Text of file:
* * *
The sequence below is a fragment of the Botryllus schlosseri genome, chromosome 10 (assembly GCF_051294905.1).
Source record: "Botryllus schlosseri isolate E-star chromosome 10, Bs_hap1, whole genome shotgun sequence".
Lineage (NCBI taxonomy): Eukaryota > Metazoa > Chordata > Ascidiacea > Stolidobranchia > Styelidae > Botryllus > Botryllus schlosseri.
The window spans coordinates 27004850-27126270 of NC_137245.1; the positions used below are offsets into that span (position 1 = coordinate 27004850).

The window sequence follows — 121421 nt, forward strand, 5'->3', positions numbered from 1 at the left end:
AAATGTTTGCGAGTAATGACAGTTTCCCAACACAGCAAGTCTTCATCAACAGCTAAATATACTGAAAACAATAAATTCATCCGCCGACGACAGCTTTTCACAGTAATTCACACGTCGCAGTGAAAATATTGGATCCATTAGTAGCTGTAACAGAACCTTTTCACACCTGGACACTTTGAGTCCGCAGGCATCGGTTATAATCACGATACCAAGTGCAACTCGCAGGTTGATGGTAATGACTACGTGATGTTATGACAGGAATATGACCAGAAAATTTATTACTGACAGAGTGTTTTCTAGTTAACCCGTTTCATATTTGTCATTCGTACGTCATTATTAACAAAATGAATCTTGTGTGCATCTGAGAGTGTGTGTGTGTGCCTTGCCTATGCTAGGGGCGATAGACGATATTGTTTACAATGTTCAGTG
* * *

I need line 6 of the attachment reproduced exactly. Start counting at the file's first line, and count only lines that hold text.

AAATGTTTGCGAGTAATGACAGTTTCCCAACACAGCAAGTCTTCATCAACAGCTAAATATACTGAAAACAATAAATTCATCCGCCGACGACAGCTTTTCACAGTAATTCACACGTCGCAGTGAAAATATTGGATCCATTAGTAGCTGTAACAGAACCTTTTCACACCTGGACACTTTGAGTCCGCAGGCATCGGTTATAATCACGATACCAAGTGCAACTCGCAGGTTGATGGTAATGACTACGTGATGTTATGACAGGAATATGACCAGAAAATTTATTACTGACAGAGTGTTTTCTAGTTAACCCGTTTCATATTTGTCATTCGTACGTCATTATTAACAAAATGAATCTTGTGTGCATCTGAGAGTGTGTGTGTGTGCCTTGCCTATGCTAGGGGCGATAGACGATATTGTTTACAATGTTCAGTG